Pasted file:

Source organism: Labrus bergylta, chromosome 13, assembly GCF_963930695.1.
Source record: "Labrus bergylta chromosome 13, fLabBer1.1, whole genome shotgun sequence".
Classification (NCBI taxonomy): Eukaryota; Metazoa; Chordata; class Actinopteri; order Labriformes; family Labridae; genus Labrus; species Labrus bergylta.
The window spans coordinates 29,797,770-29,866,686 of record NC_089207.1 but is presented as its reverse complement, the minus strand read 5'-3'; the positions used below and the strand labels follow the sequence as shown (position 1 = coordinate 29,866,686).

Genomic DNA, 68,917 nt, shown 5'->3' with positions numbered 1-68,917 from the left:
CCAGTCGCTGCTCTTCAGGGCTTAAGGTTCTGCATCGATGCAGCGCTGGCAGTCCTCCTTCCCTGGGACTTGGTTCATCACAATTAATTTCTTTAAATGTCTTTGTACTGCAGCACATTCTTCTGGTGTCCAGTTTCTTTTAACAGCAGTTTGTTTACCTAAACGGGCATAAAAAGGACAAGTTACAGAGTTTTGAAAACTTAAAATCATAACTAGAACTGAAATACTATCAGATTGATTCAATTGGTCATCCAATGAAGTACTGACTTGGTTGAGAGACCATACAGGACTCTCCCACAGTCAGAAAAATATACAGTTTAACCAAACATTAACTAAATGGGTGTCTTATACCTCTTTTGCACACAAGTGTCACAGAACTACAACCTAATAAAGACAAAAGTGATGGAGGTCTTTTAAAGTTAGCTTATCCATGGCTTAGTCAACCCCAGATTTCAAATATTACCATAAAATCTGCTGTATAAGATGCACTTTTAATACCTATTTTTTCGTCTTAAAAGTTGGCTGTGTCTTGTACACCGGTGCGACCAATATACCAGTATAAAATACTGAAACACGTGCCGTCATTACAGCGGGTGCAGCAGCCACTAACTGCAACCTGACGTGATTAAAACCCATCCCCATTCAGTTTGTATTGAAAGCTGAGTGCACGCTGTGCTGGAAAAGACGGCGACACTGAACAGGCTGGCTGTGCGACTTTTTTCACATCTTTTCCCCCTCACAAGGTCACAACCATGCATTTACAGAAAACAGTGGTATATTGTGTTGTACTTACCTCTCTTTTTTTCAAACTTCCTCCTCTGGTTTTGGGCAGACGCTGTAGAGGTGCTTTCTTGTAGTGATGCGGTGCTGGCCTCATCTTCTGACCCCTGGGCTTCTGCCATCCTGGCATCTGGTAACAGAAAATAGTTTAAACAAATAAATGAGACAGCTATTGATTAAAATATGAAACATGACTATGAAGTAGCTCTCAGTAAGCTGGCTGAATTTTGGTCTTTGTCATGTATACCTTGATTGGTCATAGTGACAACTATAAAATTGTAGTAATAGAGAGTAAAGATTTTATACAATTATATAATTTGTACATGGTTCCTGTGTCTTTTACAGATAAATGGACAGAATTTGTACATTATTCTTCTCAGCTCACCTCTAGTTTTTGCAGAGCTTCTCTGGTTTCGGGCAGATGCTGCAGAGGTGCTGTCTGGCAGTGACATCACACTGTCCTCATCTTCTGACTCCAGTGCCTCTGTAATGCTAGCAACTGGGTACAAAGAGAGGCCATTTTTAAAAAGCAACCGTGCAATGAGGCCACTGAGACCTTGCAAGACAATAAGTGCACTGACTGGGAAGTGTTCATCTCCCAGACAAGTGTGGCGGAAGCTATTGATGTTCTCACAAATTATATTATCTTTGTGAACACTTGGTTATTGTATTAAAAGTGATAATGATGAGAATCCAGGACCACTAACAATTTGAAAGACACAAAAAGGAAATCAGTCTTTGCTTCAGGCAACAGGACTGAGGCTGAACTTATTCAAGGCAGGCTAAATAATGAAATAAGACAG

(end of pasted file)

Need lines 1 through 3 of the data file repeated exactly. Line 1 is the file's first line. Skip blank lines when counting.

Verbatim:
Source organism: Labrus bergylta, chromosome 13, assembly GCF_963930695.1.
Source record: "Labrus bergylta chromosome 13, fLabBer1.1, whole genome shotgun sequence".
Classification (NCBI taxonomy): Eukaryota; Metazoa; Chordata; class Actinopteri; order Labriformes; family Labridae; genus Labrus; species Labrus bergylta.